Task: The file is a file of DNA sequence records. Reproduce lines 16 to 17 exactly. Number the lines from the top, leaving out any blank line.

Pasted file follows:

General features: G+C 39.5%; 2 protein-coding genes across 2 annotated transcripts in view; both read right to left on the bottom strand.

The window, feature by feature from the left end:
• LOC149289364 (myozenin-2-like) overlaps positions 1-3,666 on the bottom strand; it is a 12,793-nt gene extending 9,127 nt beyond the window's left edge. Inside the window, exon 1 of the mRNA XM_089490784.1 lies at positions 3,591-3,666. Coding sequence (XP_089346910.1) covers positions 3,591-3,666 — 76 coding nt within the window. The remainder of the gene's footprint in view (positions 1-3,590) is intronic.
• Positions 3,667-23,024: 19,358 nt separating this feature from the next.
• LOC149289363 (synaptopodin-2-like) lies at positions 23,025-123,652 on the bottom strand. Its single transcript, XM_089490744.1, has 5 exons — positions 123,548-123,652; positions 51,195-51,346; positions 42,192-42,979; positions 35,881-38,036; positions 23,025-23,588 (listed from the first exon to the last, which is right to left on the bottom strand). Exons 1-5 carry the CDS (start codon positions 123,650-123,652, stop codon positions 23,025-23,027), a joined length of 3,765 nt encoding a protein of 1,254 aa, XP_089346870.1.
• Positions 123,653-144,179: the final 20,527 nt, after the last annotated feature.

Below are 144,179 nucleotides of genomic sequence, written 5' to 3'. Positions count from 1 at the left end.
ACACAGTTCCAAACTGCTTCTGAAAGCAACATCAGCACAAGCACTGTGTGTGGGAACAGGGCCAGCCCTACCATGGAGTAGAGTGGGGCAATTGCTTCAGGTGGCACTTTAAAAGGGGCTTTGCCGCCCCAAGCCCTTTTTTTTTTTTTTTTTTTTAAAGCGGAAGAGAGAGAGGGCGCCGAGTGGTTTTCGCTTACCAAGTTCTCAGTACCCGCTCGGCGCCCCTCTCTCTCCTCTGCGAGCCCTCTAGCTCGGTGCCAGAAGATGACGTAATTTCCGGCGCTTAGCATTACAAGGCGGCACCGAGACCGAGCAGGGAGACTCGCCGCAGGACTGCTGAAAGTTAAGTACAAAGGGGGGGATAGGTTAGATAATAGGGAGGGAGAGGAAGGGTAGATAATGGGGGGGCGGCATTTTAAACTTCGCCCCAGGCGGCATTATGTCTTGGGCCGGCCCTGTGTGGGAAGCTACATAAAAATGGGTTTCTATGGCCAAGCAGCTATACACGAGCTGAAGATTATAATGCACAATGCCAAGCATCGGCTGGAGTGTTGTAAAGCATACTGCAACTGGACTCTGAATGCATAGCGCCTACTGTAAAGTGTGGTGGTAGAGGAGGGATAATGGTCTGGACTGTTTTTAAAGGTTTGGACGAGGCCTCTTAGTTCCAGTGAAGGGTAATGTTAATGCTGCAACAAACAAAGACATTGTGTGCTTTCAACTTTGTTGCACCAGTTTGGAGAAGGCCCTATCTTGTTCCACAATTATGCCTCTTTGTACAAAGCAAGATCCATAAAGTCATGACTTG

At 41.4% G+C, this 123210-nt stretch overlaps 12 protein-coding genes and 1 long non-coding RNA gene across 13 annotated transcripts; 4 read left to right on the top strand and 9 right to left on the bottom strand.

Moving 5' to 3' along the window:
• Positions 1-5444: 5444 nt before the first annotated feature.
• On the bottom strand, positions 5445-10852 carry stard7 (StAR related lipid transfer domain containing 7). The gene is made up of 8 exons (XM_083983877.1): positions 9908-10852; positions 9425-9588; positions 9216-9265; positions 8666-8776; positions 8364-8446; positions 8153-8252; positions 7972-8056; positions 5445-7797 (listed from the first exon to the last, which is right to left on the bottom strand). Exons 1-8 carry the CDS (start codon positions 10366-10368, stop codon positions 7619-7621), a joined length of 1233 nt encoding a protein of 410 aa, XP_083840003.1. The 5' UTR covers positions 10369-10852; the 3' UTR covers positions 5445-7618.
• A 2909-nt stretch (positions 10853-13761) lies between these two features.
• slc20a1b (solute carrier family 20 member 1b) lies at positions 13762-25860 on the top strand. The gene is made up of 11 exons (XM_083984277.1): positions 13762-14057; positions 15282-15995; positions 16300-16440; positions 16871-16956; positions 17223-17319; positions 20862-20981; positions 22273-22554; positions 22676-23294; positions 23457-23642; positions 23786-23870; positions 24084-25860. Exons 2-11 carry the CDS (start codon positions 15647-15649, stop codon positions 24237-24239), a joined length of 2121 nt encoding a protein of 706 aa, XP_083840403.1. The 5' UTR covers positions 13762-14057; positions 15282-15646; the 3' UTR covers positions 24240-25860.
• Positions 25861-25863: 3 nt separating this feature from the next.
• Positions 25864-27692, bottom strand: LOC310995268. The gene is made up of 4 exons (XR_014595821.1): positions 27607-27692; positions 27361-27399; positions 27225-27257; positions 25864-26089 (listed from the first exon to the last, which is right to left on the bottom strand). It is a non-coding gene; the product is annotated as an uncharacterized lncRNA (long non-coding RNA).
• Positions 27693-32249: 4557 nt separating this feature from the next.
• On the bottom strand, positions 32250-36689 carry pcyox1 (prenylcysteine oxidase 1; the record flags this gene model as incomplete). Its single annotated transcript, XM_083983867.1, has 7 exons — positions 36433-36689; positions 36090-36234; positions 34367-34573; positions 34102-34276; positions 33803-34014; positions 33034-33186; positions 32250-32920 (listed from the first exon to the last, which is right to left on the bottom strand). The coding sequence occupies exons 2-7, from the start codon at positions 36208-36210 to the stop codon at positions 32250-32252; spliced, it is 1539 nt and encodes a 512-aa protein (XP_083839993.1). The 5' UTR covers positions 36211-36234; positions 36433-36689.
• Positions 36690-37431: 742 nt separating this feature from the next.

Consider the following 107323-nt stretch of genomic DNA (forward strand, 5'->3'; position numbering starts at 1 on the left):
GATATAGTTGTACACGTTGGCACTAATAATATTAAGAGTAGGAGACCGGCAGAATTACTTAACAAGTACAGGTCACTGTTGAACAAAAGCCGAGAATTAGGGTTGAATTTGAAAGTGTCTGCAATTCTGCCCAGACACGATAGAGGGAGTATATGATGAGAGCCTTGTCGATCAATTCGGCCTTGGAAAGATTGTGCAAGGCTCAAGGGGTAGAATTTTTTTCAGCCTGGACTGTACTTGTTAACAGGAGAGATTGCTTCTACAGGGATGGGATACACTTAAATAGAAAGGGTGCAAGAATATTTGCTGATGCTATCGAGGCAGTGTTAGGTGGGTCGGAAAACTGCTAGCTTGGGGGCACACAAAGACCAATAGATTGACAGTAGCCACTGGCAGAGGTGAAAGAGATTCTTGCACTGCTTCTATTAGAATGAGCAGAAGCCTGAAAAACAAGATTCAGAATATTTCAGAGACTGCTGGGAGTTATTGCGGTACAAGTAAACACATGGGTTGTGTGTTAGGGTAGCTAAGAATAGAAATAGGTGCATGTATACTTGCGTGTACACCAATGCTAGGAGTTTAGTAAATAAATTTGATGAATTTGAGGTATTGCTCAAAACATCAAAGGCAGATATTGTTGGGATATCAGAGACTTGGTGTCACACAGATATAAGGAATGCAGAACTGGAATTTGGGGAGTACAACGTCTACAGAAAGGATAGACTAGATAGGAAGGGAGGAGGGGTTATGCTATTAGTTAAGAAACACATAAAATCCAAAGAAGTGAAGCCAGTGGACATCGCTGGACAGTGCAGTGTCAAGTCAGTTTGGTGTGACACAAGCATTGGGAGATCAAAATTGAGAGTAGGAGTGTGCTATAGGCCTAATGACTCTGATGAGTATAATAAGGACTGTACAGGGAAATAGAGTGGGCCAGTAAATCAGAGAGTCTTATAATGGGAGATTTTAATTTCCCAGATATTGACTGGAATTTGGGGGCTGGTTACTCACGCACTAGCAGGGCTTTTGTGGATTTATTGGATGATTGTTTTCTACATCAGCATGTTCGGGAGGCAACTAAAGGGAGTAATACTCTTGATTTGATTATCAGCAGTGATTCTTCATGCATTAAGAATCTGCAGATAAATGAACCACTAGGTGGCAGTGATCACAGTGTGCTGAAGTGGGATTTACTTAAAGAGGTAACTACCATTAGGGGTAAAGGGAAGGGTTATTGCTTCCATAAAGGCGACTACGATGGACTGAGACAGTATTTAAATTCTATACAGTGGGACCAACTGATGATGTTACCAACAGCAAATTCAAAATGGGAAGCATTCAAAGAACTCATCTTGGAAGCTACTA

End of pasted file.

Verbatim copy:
• Positions 25864-27692, bottom strand: LOC310995268. The gene is made up of 4 exons (XR_014595821.1): positions 27607-27692; positions 27361-27399; positions 27225-27257; positions 25864-26089 (listed from the first exon to the last, which is right to left on the bottom strand). It is a non-coding gene; the product is annotated as an uncharacterized lncRNA (long non-coding RNA).
• Positions 27693-32249: 4557 nt separating this feature from the next.